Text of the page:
Let this review be fervently dedicated to the performance of Michelle Williams because there is not much else to be revered in this picture. Williams’ portrayal of Marilyn Monroe is as close to the real thing as a viewer can come besides watching old clips from Some Like it Hot. Williams’ performance goes beyond the conventional sexiness of Monroe to convey both her lighter and more tortured sides. We get this perspective through the eyes of Colin Clark (Eddie Redmayne) an ambitious young film enthusiast working on his very first movie set. Through family connections this picture happens to be The Prince and The Showgirl, a British film starring Sir Laurence Olivier (Kenneth Branagh) and Marilyn Monroe (Michelle Williams). The film gets off to a slow start and soon Mrs. Monroe’s new husband, illustrious playwright Arthur Miller (Dougray Scott), fed up with the mercurial nature of Monroe, leaves to visit his children in America, allowing for Colin and Marilyn to embark on a weekend-long romance.
Colin is young, naïve, and motivated, and despite numerous warnings from fellow stage hands to “not shit on your own doorstep” he quickly falls for Marilyn’s seductive allure. Director Simon Curtis follows Colin as he becomes more and more enamored by Monroe as the days go on. Monroe is clearly intrigued by Colin, as a mouse is by a ball of string, however, their innocent flirtation never ventures beyond the realm of anything more than cute. Monroe’s interest is clearly fleeting and Colin’s days are limited, but Williams plays Monroe so well that it doesn’t seem to matter; any minute is special with her. It is easy when playing Monroe to turn her into a caricature and mock the grace and ease she used to entice a generation. On the other side of the spectrum, one can look like her but never come close to capturing her vivaciousness. Fortunately for the audience Williams does neither and delivers a performance so shockingly parallel to the real Monroe that the replication reminds me of Philip Seymour Hoffman’s Oscar winning portrayal of Truman Capote.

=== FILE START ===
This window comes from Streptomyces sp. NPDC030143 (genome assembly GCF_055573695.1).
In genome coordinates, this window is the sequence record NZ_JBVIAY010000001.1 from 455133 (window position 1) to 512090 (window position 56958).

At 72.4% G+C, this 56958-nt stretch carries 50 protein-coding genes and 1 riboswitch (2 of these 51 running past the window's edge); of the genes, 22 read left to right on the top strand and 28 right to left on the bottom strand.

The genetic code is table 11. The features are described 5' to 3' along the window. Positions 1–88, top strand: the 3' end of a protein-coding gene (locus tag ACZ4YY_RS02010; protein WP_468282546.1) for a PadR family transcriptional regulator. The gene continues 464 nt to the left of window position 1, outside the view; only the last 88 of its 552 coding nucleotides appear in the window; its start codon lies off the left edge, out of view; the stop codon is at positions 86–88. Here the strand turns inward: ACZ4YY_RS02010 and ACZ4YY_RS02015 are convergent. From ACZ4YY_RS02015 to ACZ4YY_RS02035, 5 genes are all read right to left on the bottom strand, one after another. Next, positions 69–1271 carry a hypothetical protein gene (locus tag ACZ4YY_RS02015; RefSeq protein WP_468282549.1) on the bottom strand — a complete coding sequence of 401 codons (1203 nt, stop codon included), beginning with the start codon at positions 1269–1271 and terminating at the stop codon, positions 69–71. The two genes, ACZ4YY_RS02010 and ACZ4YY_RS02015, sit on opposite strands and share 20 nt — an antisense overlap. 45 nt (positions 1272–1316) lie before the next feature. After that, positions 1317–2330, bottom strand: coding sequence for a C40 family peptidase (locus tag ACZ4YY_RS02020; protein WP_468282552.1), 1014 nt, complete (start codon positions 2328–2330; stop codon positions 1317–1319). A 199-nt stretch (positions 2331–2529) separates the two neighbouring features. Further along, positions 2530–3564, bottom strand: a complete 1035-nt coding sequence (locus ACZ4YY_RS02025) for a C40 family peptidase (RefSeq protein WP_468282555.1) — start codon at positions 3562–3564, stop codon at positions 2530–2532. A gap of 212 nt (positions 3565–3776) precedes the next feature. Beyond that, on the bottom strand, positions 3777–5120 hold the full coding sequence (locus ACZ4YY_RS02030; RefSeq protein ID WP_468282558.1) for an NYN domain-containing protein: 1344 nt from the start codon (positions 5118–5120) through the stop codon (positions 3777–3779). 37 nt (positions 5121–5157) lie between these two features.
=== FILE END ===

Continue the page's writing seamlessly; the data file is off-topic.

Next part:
But what should be applauded her is Monroe herself as much as Williams’ performance. My Week with Marilyn, although at times it falls flat, goes through great pains to display the immense pressure and watchful eye Monroe lived under. Whether it be the media, her director, or even her own husband, it was rare for Monroe to be able to break free for even a minute. What we have here is a week of an unadulterated Monroe in all her youthful glory. The pressure is one that is difficult to imagine anyone living through, and Monroe’s ease and grace makes her that much more amazing.
However, the performances of Williams and, to an extent, Branagh, are about the only good parts of this film. My stomach undulated as I was forced to choke down Colin’s naivety and watch as he travels through the most formulaic of plots. Curtis manages to enlist an impressive ensemble cast including Judi Dench and post-Harry Potter Emma Watson. However, Curtis seems to add them as an afterthought and their characters never really see the light of day. My Week with Marilyn is nostalgic though, and watching young Colin and Marilyn holding hands and strolling alongside the river, playing practical jokes on members of the crew and making prank calls is an enduring picture of romance. This picture, however, grows sickly sweet as the movie progresses and when Colin is eventually left by Monroe, wondering what went wrong, the audience is thankful this week is over.